15th Battalion, 4th Infantry Brigade, Australian Imperial Force – who died on 10 May 1915

george_weston

Family History

George was born, in Oadby, to Samuel Weston and his wife Maria, on 15 March 1873. He was their third child and second son. In 1881, the family, which also included three daughters, younger than George, was living in King Street, Oadby. Ten years later the family, which had grown by four more children, had moved to 133 Main Road, which stood between Manchester Cottages and King Street. Samuel, a bricklayer, was no doubt employed in the building of many new houses that were being erected in Oadby at that time. We are told, in De Ruvigny’s Roll of Honour 1914-1919, that George was educated at Evington School – it may be that as his parent’s family grew, he spent some time living with other relatives close to Evington. Such a practice was not unusual with large families.

George’s younger brother Lance Corporal Samuel Weston, born on 3rd July 1881, was also a career soldier in the 2nd Batallion, West Yorkshire Regiment and like George he served in South Africa during the 2nd Boer War. He was killed along with 8 other soldiers when the train on which they were travelling between Dasproot and Pretoria exploded. Samuel is buried at Pretoria Cemetery.

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Announcement of George’s younger brother Samuel’s death in Pretoria, South Africa (click to enlarge)

Service History

George’s military career had begun, in June 1889, when, at the age of sixteen, he joined the 2nd Battalion, West Yorkshire Regiment with which he remained, according to his Australian service record, for more than thirteen years before moving to the Royal Garrison Regiment where he served more than two years. His final deployment, was to the Baden Powell Police from which he was discharged with his service completed after a little over two years. De Ruvigny’s Roll of Honour records that he rose to the rank of Sergeant and served in Ireland, China, India and South Africa, retiring with a full pension for life; a far cry from his family’s life in Oadby. On leaving the army, George emigrated to Australia, sailing on the “Rippington Grange” a Queensland Line ship bound for Brisbane in 1909.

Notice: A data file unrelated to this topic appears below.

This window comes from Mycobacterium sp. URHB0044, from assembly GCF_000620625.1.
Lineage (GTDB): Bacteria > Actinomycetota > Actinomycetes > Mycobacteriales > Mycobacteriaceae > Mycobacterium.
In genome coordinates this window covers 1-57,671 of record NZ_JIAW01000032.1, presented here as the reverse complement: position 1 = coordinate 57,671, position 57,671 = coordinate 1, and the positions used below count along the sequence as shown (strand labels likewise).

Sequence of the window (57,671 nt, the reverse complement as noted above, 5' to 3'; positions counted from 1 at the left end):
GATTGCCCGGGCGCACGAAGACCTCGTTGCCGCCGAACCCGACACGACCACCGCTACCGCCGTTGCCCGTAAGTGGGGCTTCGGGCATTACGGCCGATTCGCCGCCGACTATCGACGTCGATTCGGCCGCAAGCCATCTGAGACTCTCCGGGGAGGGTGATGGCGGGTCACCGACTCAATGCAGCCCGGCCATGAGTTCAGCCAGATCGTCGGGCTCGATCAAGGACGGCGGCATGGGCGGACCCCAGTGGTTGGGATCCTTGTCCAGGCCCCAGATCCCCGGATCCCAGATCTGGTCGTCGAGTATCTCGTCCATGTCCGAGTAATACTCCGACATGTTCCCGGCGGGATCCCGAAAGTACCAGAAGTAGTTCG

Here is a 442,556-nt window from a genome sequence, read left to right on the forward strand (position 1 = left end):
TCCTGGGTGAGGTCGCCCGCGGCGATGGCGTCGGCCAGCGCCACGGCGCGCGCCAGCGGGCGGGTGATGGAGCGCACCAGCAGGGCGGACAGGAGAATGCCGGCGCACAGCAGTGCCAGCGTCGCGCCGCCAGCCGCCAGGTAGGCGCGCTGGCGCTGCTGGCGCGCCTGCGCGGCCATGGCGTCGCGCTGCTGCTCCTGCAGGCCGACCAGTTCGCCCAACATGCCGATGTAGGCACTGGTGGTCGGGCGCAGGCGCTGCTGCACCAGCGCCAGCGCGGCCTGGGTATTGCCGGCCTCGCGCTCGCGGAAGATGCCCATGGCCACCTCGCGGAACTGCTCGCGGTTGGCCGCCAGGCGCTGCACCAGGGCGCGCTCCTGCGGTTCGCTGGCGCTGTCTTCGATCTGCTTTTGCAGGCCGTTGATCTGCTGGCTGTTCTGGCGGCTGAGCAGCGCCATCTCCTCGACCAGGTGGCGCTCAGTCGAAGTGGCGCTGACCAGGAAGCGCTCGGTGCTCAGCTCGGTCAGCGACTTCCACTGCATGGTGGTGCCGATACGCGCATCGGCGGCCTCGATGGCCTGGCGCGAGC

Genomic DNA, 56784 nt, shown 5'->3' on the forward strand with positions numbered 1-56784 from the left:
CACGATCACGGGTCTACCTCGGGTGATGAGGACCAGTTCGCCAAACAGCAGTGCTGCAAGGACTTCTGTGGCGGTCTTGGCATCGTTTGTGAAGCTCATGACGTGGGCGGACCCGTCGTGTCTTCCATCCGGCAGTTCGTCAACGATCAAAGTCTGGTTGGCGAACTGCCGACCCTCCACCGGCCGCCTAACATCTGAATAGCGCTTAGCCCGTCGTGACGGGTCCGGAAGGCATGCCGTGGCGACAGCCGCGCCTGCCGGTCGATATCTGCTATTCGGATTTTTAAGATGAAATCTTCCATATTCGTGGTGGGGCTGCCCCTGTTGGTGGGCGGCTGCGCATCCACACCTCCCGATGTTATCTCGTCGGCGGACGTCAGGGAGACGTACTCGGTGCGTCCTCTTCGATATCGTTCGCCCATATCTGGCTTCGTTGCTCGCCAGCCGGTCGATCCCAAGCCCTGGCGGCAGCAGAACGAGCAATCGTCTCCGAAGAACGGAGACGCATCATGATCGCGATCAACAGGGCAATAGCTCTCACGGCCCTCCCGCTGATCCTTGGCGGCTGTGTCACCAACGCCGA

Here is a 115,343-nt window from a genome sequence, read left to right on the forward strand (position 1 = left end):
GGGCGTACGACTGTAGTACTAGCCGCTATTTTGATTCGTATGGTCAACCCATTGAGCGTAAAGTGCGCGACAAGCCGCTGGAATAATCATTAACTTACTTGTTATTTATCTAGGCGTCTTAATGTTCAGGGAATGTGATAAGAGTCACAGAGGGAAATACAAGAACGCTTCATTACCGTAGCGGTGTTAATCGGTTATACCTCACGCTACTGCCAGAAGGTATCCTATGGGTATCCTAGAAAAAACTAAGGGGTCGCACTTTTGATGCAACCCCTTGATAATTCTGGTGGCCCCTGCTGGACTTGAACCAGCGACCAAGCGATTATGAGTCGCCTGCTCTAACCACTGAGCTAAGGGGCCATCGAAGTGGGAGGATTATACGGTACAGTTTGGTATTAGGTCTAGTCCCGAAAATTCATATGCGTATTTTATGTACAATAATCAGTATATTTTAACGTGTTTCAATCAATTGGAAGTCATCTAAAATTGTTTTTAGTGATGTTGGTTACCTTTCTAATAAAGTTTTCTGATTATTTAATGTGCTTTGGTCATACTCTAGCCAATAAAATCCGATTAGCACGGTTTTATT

At the time of the outbreak of the First World War, he was working as a labourer on a sheep farm in Queensland. He enlisted in the Australian Infantry on 19 September 1914 at Bundaberg, Queensland. On 1 October 1914, George was appointed sergeant with the Australian Expeditionary Force. His enlistment documents state he was forty one years old, was five feet five and a half inches tall, weighed 143 pounds and had a chest measurement of 33 to 37 inches.

George was described as having a fresh complexion with fair hair and blue eyes, with a scar on his left shoulder and tattoos on his right forearm of a kangaroo, a hare and another, possibly of flags. George was unmarried – his religious denomination was Church of England.

He embarked with the 15th Battalion, Australian Infantry Force for service overseas on 22 December 1914, first stopping at Cairo.

 

On Active Service

On 25 April 1915, George was among the 3rd Australian Brigade which made the last part of their night journey in 36 tows, which the Turkish troops fired upon from defensive positions, before the men landed at the tip of the Ari Burnu promontory, now known as Anzac Cove.

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On the 2/3 May the allies attempted to break out of Anzac Cove with an attack on hill Baby 700, it was unsuccessful. An Anzac attack on Gaba Tepe on 4 May was also beaten off by the Turkish defenders.

The 15th Battalion occupied trenches known as Quinn’s Post. The Turks were in trenches only 10 metres away. An attack by the 15th Battalion succeeded in occupying the Turkish trenches on 9/10 May, however, a furious counterattack by the Turks drove the Australians out of the trenches and back to their own lines.

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The Taking of Lone Pine by Fred Leist shows ANZAC forces engaged in fierce hand to hand combat during the capture of Turkish trenches

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Australian troops occupy a captured Turkish trench

The 15th Battalion took 160 casualties killed and wounded – sadly, amongst them was Sergeant George Weston. George was awarded the 1914-1915 Star, the British War Medal and the Victory medal.

 

Memorials

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George is remembered with Honour at Lone Pine Memorial, Gallipoli.

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George is remembered with Honour on the Bundaberg War Memorial, Queensland, Australia.

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George’s name is recorded on the Lone Pine Memorial, Gallipoli

Photographs of the Lone Pine Memorial are reproduced with the kind permission of Jim Buchanan